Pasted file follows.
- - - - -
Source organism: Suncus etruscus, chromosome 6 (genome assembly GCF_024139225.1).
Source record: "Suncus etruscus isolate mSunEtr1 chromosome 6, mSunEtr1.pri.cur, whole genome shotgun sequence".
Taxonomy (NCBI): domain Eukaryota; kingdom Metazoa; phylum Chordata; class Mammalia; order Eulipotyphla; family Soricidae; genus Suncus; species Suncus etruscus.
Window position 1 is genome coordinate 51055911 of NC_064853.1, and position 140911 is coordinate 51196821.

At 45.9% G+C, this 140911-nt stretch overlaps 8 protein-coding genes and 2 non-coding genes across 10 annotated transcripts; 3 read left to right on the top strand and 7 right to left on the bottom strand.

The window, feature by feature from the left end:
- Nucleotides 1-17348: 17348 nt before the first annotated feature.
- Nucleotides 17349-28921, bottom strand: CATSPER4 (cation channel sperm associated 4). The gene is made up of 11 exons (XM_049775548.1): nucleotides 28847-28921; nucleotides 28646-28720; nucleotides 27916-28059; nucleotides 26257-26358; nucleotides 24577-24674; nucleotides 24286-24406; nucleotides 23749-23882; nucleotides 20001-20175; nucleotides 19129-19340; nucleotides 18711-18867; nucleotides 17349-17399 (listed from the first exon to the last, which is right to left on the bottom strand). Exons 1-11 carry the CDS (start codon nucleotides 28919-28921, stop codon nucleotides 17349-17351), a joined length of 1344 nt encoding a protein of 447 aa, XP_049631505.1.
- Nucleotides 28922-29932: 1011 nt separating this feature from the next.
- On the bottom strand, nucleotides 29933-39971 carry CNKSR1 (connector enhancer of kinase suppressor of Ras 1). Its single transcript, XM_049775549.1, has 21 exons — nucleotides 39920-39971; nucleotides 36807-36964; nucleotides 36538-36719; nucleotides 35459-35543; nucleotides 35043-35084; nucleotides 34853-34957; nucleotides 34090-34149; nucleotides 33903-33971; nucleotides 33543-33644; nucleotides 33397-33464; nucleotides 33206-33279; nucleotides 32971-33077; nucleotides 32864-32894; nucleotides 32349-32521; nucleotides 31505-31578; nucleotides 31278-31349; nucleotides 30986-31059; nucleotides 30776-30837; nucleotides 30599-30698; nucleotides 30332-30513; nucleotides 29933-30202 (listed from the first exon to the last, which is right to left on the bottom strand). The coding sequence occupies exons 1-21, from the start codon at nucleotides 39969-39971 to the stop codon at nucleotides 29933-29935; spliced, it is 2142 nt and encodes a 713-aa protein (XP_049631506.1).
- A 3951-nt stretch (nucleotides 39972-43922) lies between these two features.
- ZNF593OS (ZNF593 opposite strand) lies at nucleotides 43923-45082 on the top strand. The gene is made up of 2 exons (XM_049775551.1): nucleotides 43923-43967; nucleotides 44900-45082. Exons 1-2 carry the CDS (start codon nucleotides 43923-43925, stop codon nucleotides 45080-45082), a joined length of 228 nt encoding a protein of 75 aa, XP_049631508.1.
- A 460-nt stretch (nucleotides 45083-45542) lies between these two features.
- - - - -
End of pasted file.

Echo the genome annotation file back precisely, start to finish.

Source organism: Suncus etruscus, chromosome 6 (genome assembly GCF_024139225.1).
Source record: "Suncus etruscus isolate mSunEtr1 chromosome 6, mSunEtr1.pri.cur, whole genome shotgun sequence".
Taxonomy (NCBI): domain Eukaryota; kingdom Metazoa; phylum Chordata; class Mammalia; order Eulipotyphla; family Soricidae; genus Suncus; species Suncus etruscus.
Window position 1 is genome coordinate 51055911 of NC_064853.1, and position 140911 is coordinate 51196821.

At 45.9% G+C, this 140911-nt stretch overlaps 8 protein-coding genes and 2 non-coding genes across 10 annotated transcripts; 3 read left to right on the top strand and 7 right to left on the bottom strand.

The window, feature by feature from the left end:
- Nucleotides 1-17348: 17348 nt before the first annotated feature.
- Nucleotides 17349-28921, bottom strand: CATSPER4 (cation channel sperm associated 4). The gene is made up of 11 exons (XM_049775548.1): nucleotides 28847-28921; nucleotides 28646-28720; nucleotides 27916-28059; nucleotides 26257-26358; nucleotides 24577-24674; nucleotides 24286-24406; nucleotides 23749-23882; nucleotides 20001-20175; nucleotides 19129-19340; nucleotides 18711-18867; nucleotides 17349-17399 (listed from the first exon to the last, which is right to left on the bottom strand). Exons 1-11 carry the CDS (start codon nucleotides 28919-28921, stop codon nucleotides 17349-17351), a joined length of 1344 nt encoding a protein of 447 aa, XP_049631505.1.
- Nucleotides 28922-29932: 1011 nt separating this feature from the next.
- On the bottom strand, nucleotides 29933-39971 carry CNKSR1 (connector enhancer of kinase suppressor of Ras 1). Its single transcript, XM_049775549.1, has 21 exons — nucleotides 39920-39971; nucleotides 36807-36964; nucleotides 36538-36719; nucleotides 35459-35543; nucleotides 35043-35084; nucleotides 34853-34957; nucleotides 34090-34149; nucleotides 33903-33971; nucleotides 33543-33644; nucleotides 33397-33464; nucleotides 33206-33279; nucleotides 32971-33077; nucleotides 32864-32894; nucleotides 32349-32521; nucleotides 31505-31578; nucleotides 31278-31349; nucleotides 30986-31059; nucleotides 30776-30837; nucleotides 30599-30698; nucleotides 30332-30513; nucleotides 29933-30202 (listed from the first exon to the last, which is right to left on the bottom strand). The coding sequence occupies exons 1-21, from the start codon at nucleotides 39969-39971 to the stop codon at nucleotides 29933-29935; spliced, it is 2142 nt and encodes a 713-aa protein (XP_049631506.1).
- A 3951-nt stretch (nucleotides 39972-43922) lies between these two features.
- ZNF593OS (ZNF593 opposite strand) lies at nucleotides 43923-45082 on the top strand. The gene is made up of 2 exons (XM_049775551.1): nucleotides 43923-43967; nucleotides 44900-45082. Exons 1-2 carry the CDS (start codon nucleotides 43923-43925, stop codon nucleotides 45080-45082), a joined length of 228 nt encoding a protein of 75 aa, XP_049631508.1.
- A 460-nt stretch (nucleotides 45083-45542) lies between these two features.